Moral policing, anytime, anywhere, is wrong; it is repulsive and obnoxious. It is a set of self-styled cops trying to impose their own drive on others. It happens whenever religious forces try to impose their will on society because they claim that they do not answer to the law but only to some god that they find acquiescent. Taking charge of your thoughts, especially when it’s an emotional state about yourself, can be one of the toughest things to do when you don’t feel confident. Sometimes you criticize yourself and feel shy around others when you can’t find ways to feel comfortable in your own skin, rather than embracing yourself for who you are. But why put yourself through that kind of stress when you’re already perfect?as 

India is at a very crucial stage of its growth now; young generations are finally freeing themselves from the clutches of age-old traditions and orthodoxy. Politicians have been an integral part of the whole “moral policing” drive that has been predominant in our country for quite some time now. Their aim is to prevent a person from doing anything that is against our so-called ‘sanskaar’. There have been innumerable cases of politicians, especially those belonging to the right wing, who have publicly made comments that suggest hostility towards people who they think are immoral.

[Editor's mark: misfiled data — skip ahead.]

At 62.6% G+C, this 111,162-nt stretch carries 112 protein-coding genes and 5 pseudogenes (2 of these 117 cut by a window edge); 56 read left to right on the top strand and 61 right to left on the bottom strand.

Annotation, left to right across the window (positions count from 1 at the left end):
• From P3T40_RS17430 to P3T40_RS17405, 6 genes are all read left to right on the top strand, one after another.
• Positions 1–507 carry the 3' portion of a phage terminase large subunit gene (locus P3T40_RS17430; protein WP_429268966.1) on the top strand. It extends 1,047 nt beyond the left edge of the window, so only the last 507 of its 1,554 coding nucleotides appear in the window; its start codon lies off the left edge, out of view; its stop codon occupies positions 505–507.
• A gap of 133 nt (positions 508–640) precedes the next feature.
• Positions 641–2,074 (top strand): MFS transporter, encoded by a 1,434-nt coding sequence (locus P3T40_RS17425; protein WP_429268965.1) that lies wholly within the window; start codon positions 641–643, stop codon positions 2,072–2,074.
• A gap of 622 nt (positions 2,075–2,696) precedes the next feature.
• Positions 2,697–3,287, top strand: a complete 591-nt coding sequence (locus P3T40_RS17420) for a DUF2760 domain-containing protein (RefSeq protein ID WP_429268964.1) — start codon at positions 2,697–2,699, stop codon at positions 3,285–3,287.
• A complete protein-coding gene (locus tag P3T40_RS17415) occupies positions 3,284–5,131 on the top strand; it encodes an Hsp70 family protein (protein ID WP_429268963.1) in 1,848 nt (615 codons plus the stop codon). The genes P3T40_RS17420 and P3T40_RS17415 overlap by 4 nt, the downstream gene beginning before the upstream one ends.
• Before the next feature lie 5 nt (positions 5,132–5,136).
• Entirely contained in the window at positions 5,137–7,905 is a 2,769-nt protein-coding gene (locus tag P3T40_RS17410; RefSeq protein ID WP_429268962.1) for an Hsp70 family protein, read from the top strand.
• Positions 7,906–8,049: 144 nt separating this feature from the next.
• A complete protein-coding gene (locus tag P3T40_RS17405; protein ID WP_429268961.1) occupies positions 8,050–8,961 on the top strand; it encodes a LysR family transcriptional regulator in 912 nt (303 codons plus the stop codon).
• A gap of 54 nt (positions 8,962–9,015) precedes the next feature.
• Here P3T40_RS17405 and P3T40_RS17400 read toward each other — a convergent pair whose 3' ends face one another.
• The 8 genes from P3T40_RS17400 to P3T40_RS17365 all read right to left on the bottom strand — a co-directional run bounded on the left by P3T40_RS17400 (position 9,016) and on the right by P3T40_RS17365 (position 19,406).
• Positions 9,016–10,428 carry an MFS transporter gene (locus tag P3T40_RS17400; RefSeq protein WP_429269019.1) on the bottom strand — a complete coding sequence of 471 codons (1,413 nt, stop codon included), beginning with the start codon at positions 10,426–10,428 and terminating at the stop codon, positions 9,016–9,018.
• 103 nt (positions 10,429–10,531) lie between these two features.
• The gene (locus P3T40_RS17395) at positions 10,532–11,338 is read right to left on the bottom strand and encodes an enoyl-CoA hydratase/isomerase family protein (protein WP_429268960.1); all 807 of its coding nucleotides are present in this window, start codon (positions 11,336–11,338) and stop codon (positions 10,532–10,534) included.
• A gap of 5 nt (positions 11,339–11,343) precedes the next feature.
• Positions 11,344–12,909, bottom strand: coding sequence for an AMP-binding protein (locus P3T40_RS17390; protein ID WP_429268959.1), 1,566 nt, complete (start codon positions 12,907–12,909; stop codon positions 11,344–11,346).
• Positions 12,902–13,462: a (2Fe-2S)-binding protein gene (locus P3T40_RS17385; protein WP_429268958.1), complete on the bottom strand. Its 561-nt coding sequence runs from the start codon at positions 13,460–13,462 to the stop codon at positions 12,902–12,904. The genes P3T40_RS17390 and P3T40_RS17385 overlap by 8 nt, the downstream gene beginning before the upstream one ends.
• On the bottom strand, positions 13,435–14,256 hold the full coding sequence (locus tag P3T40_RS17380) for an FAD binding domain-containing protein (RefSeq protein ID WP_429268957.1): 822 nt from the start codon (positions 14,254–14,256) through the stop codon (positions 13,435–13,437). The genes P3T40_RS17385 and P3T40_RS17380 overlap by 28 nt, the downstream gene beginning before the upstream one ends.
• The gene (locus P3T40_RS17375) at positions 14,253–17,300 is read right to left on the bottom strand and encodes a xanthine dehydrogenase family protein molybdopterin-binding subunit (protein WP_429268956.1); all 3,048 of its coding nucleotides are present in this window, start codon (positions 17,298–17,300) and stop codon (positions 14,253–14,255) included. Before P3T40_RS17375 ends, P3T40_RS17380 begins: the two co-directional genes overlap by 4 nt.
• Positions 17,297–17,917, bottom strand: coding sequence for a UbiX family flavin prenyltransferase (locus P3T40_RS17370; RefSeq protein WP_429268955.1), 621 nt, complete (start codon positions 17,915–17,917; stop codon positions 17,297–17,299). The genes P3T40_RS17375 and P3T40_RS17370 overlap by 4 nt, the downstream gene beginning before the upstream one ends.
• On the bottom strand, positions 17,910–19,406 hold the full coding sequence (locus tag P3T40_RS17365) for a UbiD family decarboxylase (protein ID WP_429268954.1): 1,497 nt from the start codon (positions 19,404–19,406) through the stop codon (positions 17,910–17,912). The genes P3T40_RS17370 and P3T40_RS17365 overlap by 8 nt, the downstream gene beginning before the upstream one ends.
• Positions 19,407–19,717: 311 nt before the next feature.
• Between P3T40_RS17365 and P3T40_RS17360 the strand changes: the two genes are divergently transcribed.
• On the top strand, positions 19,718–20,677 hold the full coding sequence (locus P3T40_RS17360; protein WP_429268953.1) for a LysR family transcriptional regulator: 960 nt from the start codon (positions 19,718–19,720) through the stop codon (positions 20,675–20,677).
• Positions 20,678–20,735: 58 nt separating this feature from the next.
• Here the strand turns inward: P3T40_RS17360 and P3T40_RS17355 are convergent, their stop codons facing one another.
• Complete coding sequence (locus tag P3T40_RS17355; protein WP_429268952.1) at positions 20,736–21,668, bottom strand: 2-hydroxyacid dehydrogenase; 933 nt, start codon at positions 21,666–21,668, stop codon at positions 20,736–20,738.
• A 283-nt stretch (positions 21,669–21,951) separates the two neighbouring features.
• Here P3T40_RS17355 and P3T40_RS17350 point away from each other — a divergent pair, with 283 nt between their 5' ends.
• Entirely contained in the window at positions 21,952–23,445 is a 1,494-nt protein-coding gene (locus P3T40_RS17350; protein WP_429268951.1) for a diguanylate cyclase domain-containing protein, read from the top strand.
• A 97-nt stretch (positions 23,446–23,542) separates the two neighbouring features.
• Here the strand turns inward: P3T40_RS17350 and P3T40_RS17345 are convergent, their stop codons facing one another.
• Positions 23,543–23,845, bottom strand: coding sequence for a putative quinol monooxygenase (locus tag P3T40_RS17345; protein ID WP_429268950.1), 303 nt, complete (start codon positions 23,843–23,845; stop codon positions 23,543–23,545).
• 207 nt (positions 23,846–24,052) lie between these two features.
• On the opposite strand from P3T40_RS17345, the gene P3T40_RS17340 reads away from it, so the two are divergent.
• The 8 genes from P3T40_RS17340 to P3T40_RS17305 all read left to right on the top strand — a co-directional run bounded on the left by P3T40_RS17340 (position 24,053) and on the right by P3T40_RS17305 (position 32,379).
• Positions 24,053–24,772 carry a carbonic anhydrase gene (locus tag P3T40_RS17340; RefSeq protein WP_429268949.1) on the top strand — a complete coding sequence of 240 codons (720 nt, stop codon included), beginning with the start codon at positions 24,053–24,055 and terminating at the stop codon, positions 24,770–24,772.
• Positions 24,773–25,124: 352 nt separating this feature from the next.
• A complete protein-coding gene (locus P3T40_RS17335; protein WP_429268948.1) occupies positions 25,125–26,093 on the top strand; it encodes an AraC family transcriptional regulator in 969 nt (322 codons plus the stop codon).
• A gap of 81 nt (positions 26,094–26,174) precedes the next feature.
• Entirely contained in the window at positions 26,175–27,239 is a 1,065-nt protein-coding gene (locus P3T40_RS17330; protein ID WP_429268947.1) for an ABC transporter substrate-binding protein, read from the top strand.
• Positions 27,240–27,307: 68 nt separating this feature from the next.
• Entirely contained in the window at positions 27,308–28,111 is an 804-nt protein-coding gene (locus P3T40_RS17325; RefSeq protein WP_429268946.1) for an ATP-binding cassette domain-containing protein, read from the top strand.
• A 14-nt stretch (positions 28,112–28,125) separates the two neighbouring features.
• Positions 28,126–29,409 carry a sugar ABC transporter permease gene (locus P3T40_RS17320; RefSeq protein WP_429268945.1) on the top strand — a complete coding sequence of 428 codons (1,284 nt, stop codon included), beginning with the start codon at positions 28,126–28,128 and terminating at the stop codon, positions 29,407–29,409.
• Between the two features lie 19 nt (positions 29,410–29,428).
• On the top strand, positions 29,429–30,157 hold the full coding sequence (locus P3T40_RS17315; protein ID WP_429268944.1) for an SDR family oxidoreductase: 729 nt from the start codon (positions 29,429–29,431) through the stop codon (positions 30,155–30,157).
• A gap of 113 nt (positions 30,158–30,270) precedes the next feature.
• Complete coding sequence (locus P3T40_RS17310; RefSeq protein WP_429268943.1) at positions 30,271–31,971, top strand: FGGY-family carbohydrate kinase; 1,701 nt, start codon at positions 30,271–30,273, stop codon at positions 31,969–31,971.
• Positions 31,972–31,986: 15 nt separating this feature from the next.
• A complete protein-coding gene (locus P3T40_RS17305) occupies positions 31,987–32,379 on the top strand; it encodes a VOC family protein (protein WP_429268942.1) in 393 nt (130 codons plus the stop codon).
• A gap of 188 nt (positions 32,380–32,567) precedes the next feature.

We, being independent and self-made individuals, should stop seeking validation from irrelevant people. Are you a perfectionist? There is no harm in living the life you want and deciding for yourselves; whatever the outcome, just face it. We are going to make mistakes. If other people think they can change you to get you to act in a certain way, well, that is an example of the other person making a serious mistake. Thank them for their opinion, and then move on; associate with people who can love you for who you are.

When you use force, violence, or try to make someone feel bad about themselves using your own morals, you are guilty of moral policing. What is right according to you or for you is not necessarily right for someone else. Hence, we should abstain from forcing anyone to agree to our or society’s terms of what is acceptable and what isn’t.